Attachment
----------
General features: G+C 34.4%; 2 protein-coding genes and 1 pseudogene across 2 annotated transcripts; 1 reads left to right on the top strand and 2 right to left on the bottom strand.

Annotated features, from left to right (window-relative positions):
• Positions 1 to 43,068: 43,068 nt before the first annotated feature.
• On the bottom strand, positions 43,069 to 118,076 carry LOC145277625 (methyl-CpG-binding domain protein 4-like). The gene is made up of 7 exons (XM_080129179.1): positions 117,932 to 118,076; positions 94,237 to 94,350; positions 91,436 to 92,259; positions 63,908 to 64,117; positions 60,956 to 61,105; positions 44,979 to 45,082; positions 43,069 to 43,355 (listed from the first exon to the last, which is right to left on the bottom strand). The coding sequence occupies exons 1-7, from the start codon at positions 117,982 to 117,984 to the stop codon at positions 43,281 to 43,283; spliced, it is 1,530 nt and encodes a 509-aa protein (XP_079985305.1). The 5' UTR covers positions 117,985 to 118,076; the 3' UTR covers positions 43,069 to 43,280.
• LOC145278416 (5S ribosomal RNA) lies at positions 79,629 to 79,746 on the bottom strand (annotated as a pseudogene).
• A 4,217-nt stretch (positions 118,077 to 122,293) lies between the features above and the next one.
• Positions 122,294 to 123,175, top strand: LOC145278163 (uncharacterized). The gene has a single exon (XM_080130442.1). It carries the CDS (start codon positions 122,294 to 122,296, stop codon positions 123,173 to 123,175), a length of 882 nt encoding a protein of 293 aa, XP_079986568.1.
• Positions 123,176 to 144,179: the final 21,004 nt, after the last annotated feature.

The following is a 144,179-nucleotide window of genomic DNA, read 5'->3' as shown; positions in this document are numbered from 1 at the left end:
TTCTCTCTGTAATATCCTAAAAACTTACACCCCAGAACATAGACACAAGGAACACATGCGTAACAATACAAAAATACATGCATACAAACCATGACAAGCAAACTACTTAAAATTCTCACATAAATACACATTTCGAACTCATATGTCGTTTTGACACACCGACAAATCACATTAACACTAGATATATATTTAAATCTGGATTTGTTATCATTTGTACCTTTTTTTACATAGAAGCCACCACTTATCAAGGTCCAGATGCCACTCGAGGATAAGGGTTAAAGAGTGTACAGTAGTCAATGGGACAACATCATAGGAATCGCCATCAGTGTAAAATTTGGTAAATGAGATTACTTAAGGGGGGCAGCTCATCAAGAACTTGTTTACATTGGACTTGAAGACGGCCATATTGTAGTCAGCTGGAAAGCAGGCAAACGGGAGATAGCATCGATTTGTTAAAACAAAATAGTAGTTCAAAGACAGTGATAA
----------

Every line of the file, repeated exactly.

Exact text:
General features: G+C 34.4%; 2 protein-coding genes and 1 pseudogene across 2 annotated transcripts; 1 reads left to right on the top strand and 2 right to left on the bottom strand.

Annotated features, from left to right (window-relative positions):
• Positions 1 to 43,068: 43,068 nt before the first annotated feature.
• On the bottom strand, positions 43,069 to 118,076 carry LOC145277625 (methyl-CpG-binding domain protein 4-like). The gene is made up of 7 exons (XM_080129179.1): positions 117,932 to 118,076; positions 94,237 to 94,350; positions 91,436 to 92,259; positions 63,908 to 64,117; positions 60,956 to 61,105; positions 44,979 to 45,082; positions 43,069 to 43,355 (listed from the first exon to the last, which is right to left on the bottom strand). The coding sequence occupies exons 1-7, from the start codon at positions 117,982 to 117,984 to the stop codon at positions 43,281 to 43,283; spliced, it is 1,530 nt and encodes a 509-aa protein (XP_079985305.1). The 5' UTR covers positions 117,985 to 118,076; the 3' UTR covers positions 43,069 to 43,280.
• LOC145278416 (5S ribosomal RNA) lies at positions 79,629 to 79,746 on the bottom strand (annotated as a pseudogene).
• A 4,217-nt stretch (positions 118,077 to 122,293) lies between the features above and the next one.
• Positions 122,294 to 123,175, top strand: LOC145278163 (uncharacterized). The gene has a single exon (XM_080130442.1). It carries the CDS (start codon positions 122,294 to 122,296, stop codon positions 123,173 to 123,175), a length of 882 nt encoding a protein of 293 aa, XP_079986568.1.
• Positions 123,176 to 144,179: the final 21,004 nt, after the last annotated feature.

The following is a 144,179-nucleotide window of genomic DNA, read 5'->3' as shown; positions in this document are numbered from 1 at the left end:
TTCTCTCTGTAATATCCTAAAAACTTACACCCCAGAACATAGACACAAGGAACACATGCGTAACAATACAAAAATACATGCATACAAACCATGACAAGCAAACTACTTAAAATTCTCACATAAATACACATTTCGAACTCATATGTCGTTTTGACACACCGACAAATCACATTAACACTAGATATATATTTAAATCTGGATTTGTTATCATTTGTACCTTTTTTTACATAGAAGCCACCACTTATCAAGGTCCAGATGCCACTCGAGGATAAGGGTTAAAGAGTGTACAGTAGTCAATGGGACAACATCATAGGAATCGCCATCAGTGTAAAATTTGGTAAATGAGATTACTTAAGGGGGGCAGCTCATCAAGAACTTGTTTACATTGGACTTGAAGACGGCCATATTGTAGTCAGCTGGAAAGCAGGCAAACGGGAGATAGCATCGATTTGTTAAAACAAAATAGTAGTTCAAAGACAGTGATAA